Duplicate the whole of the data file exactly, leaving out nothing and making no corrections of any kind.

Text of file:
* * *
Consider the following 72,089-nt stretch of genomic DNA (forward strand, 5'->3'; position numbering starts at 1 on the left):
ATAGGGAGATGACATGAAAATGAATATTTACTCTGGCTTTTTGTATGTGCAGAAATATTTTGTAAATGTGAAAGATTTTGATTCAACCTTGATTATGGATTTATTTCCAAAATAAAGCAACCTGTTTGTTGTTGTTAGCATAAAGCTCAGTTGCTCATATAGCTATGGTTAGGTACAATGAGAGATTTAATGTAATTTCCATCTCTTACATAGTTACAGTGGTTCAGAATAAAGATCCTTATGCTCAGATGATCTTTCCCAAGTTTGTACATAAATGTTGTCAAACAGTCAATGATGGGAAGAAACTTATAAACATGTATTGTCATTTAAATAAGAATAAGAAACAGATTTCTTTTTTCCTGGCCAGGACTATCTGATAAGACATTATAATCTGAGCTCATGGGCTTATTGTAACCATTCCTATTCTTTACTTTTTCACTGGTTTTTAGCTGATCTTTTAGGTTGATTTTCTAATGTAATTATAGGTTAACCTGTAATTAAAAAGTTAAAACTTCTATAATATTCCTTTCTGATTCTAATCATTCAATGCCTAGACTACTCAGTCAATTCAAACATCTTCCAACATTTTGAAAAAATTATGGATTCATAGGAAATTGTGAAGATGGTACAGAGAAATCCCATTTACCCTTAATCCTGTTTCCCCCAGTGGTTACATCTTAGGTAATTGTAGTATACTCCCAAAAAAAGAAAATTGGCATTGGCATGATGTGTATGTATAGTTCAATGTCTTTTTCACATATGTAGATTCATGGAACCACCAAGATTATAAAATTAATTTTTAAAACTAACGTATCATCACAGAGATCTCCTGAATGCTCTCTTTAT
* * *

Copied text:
Consider the following 72,089-nt stretch of genomic DNA (forward strand, 5'->3'; position numbering starts at 1 on the left):
ATAGGGAGATGACATGAAAATGAATATTTACTCTGGCTTTTTGTATGTGCAGAAATATTTTGTAAATGTGAAAGATTTTGATTCAACCTTGATTATGGATTTATTTCCAAAATAAAGCAACCTGTTTGTTGTTGTTAGCATAAAGCTCAGTTGCTCATATAGCTATGGTTAGGTACAATGAGAGATTTAATGTAATTTCCATCTCTTACATAGTTACAGTGGTTCAGAATAAAGATCCTTATGCTCAGATGATCTTTCCCAAGTTTGTACATAAATGTTGTCAAACAGTCAATGATGGGAAGAAACTTATAAACATGTATTGTCATTTAAATAAGAATAAGAAACAGATTTCTTTTTTCCTGGCCAGGACTATCTGATAAGACATTATAATCTGAGCTCATGGGCTTATTGTAACCATTCCTATTCTTTACTTTTTCACTGGTTTTTAGCTGATCTTTTAGGTTGATTTTCTAATGTAATTATAGGTTAACCTGTAATTAAAAAGTTAAAACTTCTATAATATTCCTTTCTGATTCTAATCATTCAATGCCTAGACTACTCAGTCAATTCAAACATCTTCCAACATTTTGAAAAAATTATGGATTCATAGGAAATTGTGAAGATGGTACAGAGAAATCCCATTTACCCTTAATCCTGTTTCCCCCAGTGGTTACATCTTAGGTAATTGTAGTATACTCCCAAAAAAAGAAAATTGGCATTGGCATGATGTGTATGTATAGTTCAATGTCTTTTTCACATATGTAGATTCATGGAACCACCAAGATTATAAAATTAATTTTTAAAACTAACGTATCATCACAGAGATCTCCTGAATGCTCTCTTTAT